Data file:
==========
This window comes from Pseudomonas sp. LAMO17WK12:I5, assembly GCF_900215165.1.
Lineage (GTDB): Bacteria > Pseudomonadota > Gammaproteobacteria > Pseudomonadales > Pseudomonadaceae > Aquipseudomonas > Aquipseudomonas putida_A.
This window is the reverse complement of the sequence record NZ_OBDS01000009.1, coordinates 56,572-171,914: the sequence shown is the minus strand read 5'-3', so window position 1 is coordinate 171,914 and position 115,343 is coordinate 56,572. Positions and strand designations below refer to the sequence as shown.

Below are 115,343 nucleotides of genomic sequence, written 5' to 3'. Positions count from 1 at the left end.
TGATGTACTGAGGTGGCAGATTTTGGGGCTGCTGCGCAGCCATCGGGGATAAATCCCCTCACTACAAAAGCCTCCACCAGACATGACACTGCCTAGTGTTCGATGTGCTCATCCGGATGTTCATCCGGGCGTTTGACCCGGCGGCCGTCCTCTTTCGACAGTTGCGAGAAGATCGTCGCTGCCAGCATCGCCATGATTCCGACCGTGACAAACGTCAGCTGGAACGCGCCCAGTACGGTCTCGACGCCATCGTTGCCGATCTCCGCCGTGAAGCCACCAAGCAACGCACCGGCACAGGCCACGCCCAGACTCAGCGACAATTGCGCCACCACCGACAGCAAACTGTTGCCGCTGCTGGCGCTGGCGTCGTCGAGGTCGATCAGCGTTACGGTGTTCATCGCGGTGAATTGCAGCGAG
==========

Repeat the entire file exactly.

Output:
This window comes from Pseudomonas sp. LAMO17WK12:I5, assembly GCF_900215165.1.
Lineage (GTDB): Bacteria > Pseudomonadota > Gammaproteobacteria > Pseudomonadales > Pseudomonadaceae > Aquipseudomonas > Aquipseudomonas putida_A.
This window is the reverse complement of the sequence record NZ_OBDS01000009.1, coordinates 56,572-171,914: the sequence shown is the minus strand read 5'-3', so window position 1 is coordinate 171,914 and position 115,343 is coordinate 56,572. Positions and strand designations below refer to the sequence as shown.

Below are 115,343 nucleotides of genomic sequence, written 5' to 3'. Positions count from 1 at the left end.
TGATGTACTGAGGTGGCAGATTTTGGGGCTGCTGCGCAGCCATCGGGGATAAATCCCCTCACTACAAAAGCCTCCACCAGACATGACACTGCCTAGTGTTCGATGTGCTCATCCGGATGTTCATCCGGGCGTTTGACCCGGCGGCCGTCCTCTTTCGACAGTTGCGAGAAGATCGTCGCTGCCAGCATCGCCATGATTCCGACCGTGACAAACGTCAGCTGGAACGCGCCCAGTACGGTCTCGACGCCATCGTTGCCGATCTCCGCCGTGAAGCCACCAAGCAACGCACCGGCACAGGCCACGCCCAGACTCAGCGACAATTGCGCCACCACCGACAGCAAACTGTTGCCGCTGCTGGCGCTGGCGTCGTCGAGGTCGATCAGCGTTACGGTGTTCATCGCGGTGAATTGCAGCGAG